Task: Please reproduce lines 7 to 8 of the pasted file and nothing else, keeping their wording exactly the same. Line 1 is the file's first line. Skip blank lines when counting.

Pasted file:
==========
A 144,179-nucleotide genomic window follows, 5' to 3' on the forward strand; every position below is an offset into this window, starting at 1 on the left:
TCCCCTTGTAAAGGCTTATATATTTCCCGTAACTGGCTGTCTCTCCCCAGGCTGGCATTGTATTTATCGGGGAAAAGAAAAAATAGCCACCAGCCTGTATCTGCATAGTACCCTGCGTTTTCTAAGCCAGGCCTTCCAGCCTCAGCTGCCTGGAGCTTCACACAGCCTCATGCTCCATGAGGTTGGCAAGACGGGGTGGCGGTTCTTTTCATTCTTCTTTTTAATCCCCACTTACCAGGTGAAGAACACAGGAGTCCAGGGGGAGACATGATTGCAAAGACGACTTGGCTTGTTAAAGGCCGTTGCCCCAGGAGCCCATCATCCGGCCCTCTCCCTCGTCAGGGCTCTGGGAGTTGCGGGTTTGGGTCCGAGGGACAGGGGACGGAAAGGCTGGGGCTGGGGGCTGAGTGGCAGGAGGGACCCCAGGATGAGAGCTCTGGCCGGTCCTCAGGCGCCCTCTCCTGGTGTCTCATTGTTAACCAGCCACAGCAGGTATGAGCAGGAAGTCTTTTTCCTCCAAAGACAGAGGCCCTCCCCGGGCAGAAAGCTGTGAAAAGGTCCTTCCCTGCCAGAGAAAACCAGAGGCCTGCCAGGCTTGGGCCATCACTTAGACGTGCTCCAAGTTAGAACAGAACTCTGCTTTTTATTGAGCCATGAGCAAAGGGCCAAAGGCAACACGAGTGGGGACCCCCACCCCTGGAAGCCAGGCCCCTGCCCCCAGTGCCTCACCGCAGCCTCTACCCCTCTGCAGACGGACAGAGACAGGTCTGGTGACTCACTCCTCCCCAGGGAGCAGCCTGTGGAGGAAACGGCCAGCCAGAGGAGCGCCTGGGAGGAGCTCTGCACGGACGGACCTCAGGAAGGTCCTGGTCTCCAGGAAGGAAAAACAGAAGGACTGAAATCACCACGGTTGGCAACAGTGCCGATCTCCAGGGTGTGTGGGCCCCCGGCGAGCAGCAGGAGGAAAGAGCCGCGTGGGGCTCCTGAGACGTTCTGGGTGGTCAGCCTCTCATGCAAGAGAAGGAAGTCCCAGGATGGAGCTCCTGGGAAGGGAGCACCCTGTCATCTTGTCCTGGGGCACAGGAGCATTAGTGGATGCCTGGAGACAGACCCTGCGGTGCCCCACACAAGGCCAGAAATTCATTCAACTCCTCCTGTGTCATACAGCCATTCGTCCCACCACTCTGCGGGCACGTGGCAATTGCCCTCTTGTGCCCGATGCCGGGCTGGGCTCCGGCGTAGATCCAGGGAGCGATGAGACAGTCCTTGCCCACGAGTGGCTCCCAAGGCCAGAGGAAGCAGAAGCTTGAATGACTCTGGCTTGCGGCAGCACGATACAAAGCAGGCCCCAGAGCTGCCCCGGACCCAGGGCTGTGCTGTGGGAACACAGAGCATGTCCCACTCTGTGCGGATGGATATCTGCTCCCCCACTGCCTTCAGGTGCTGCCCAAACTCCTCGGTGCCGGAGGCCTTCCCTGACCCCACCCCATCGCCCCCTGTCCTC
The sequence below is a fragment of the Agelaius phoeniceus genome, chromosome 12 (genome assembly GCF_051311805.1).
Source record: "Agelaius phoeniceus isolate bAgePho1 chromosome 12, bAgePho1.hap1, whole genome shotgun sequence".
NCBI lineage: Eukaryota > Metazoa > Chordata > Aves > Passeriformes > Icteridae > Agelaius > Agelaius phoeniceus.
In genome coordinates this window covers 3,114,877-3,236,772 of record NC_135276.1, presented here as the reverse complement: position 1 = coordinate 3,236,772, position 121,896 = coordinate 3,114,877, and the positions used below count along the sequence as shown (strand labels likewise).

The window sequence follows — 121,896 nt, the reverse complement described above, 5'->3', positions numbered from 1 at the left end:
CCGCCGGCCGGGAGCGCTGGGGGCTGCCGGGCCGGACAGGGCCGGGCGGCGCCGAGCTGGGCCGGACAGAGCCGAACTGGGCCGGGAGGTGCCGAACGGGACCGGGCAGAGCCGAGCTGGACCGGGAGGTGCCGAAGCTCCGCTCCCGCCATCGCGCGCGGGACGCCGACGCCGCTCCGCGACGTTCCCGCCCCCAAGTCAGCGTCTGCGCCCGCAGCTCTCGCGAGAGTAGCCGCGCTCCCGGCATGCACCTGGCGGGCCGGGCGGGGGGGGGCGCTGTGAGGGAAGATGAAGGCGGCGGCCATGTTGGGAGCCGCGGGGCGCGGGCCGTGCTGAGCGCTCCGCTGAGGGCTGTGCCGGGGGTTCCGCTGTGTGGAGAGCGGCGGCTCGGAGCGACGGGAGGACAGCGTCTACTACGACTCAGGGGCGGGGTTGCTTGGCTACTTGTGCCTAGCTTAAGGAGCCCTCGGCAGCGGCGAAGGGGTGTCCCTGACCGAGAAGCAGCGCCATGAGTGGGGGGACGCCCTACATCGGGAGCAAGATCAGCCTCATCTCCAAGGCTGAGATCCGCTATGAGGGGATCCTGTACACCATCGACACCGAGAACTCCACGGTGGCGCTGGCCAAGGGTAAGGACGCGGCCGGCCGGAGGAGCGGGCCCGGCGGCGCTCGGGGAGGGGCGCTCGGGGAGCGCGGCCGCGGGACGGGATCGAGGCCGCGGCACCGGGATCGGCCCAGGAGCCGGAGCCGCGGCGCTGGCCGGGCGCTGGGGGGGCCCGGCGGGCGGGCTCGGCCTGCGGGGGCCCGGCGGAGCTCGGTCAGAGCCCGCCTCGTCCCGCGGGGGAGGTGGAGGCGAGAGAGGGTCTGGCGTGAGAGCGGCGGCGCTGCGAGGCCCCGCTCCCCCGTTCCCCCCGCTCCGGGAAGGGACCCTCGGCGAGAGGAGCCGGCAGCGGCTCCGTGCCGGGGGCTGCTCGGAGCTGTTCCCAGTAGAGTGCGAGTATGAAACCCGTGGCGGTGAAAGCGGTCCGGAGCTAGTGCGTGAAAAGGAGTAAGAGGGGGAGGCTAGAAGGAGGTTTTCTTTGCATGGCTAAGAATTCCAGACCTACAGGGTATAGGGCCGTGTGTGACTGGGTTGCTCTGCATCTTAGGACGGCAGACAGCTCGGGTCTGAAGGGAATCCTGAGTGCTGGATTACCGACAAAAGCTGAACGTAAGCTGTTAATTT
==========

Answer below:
The window sequence follows — 121,896 nt, the reverse complement described above, 5'->3', positions numbered from 1 at the left end:
CCGCCGGCCGGGAGCGCTGGGGGCTGCCGGGCCGGACAGGGCCGGGCGGCGCCGAGCTGGGCCGGACAGAGCCGAACTGGGCCGGGAGGTGCCGAACGGGACCGGGCAGAGCCGAGCTGGACCGGGAGGTGCCGAAGCTCCGCTCCCGCCATCGCGCGCGGGACGCCGACGCCGCTCCGCGACGTTCCCGCCCCCAAGTCAGCGTCTGCGCCCGCAGCTCTCGCGAGAGTAGCCGCGCTCCCGGCATGCACCTGGCGGGCCGGGCGGGGGGGGGCGCTGTGAGGGAAGATGAAGGCGGCGGCCATGTTGGGAGCCGCGGGGCGCGGGCCGTGCTGAGCGCTCCGCTGAGGGCTGTGCCGGGGGTTCCGCTGTGTGGAGAGCGGCGGCTCGGAGCGACGGGAGGACAGCGTCTACTACGACTCAGGGGCGGGGTTGCTTGGCTACTTGTGCCTAGCTTAAGGAGCCCTCGGCAGCGGCGAAGGGGTGTCCCTGACCGAGAAGCAGCGCCATGAGTGGGGGGACGCCCTACATCGGGAGCAAGATCAGCCTCATCTCCAAGGCTGAGATCCGCTATGAGGGGATCCTGTACACCATCGACACCGAGAACTCCACGGTGGCGCTGGCCAAGGGTAAGGACGCGGCCGGCCGGAGGAGCGGGCCCGGCGGCGCTCGGGGAGGGGCGCTCGGGGAGCGCGGCCGCGGGACGGGATCGAGGCCGCGGCACCGGGATCGGCCCAGGAGCCGGAGCCGCGGCGCTGGCCGGGCGCTGGGGGGGCCCGGCGGGCGGGCTCGGCCTGCGGGGGCCCGGCGGAGCTCGGTCAGAGCCCGCCTCGTCCCGCGGGGGAGGTGGAGGCGAGAGAGGGTCTGGCGTGAGAGCGGCGGCGCTGCGAGGCCCCGCTCCCCCGTTCCCCCCGCTCCGGGAAGGGACCCTCGGCGAGAGGAGCCGGCAGCGGCTCCGTGCCGGGGGCTGCTCGGAGCTGTTCCCAGTAGAGTGCGAGTATGAAACCCGTGGCGGTGAAAGCGGTCCGGAGCTAGTGCGTGAAAAGGAGTAAGAGGGGGAGGCTAGAAGGAGGTTTTCTTTGCATGGCTAAGAATTCCAGACCTACAGGGTATAGGGCCGTGTGTGACTGGGTTGCTCTGCATCTTAGGACGGCAGACAGCTCGGGTCTGAAGGGAATCCTGAGTGCTGGATTACCGACAAAAGCTGAACGTAAGCTGTTAATTT